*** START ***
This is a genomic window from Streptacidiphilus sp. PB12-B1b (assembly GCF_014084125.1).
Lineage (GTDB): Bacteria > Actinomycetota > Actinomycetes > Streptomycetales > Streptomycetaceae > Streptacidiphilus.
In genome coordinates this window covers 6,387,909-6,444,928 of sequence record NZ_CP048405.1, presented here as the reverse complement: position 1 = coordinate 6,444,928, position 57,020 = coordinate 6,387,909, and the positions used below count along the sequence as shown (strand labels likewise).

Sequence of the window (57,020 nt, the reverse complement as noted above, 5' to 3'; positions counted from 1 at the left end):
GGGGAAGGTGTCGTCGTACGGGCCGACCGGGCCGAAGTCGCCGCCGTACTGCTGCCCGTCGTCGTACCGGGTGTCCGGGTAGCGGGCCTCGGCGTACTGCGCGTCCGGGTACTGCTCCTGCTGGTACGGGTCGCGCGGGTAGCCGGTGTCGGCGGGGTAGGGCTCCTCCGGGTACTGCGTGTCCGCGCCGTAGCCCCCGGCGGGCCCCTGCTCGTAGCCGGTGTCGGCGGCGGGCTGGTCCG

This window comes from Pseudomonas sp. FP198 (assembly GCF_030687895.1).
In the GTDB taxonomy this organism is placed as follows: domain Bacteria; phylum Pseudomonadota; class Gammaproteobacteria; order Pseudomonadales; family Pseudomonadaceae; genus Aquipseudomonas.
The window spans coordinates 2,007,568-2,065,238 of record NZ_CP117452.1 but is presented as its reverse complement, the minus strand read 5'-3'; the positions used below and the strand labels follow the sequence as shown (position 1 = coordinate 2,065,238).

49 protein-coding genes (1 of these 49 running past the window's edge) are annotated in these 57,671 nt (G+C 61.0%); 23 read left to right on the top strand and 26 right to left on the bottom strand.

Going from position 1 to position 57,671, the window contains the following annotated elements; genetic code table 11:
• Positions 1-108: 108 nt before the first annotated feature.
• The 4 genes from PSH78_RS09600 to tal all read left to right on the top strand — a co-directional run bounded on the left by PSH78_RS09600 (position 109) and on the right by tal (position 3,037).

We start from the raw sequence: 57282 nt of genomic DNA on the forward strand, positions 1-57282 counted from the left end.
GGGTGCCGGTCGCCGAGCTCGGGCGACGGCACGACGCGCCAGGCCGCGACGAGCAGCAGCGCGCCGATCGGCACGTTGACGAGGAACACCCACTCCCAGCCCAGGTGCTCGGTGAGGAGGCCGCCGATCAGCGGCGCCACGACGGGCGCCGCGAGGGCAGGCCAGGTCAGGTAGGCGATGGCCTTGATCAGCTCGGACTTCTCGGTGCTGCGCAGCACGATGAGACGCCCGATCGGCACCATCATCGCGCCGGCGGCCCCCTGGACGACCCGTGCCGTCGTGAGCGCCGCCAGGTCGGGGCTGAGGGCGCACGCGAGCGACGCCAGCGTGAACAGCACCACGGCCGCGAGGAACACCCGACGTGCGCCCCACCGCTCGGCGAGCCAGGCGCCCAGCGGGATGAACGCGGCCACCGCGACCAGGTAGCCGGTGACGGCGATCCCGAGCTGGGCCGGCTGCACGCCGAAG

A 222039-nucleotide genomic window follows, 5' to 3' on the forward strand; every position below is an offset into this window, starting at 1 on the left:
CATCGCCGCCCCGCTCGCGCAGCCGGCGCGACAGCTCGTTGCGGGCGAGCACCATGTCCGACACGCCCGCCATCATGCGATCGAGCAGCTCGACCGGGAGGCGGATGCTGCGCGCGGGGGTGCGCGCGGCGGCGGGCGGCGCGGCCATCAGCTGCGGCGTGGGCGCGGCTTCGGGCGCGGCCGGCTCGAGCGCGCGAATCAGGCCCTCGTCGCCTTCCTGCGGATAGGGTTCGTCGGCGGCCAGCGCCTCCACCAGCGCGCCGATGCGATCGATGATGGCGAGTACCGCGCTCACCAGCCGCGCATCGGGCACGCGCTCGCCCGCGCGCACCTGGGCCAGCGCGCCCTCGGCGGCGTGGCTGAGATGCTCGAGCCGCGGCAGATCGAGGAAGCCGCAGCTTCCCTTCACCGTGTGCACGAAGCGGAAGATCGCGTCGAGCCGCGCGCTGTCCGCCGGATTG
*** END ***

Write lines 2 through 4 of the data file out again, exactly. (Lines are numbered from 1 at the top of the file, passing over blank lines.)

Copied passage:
Lineage (GTDB): Bacteria > Actinomycetota > Actinomycetes > Streptomycetales > Streptomycetaceae > Streptacidiphilus.
In genome coordinates this window covers 6,387,909-6,444,928 of sequence record NZ_CP048405.1, presented here as the reverse complement: position 1 = coordinate 6,444,928, position 57,020 = coordinate 6,387,909, and the positions used below count along the sequence as shown (strand labels likewise).

Sequence of the window (57,020 nt, the reverse complement as noted above, 5' to 3'; positions counted from 1 at the left end):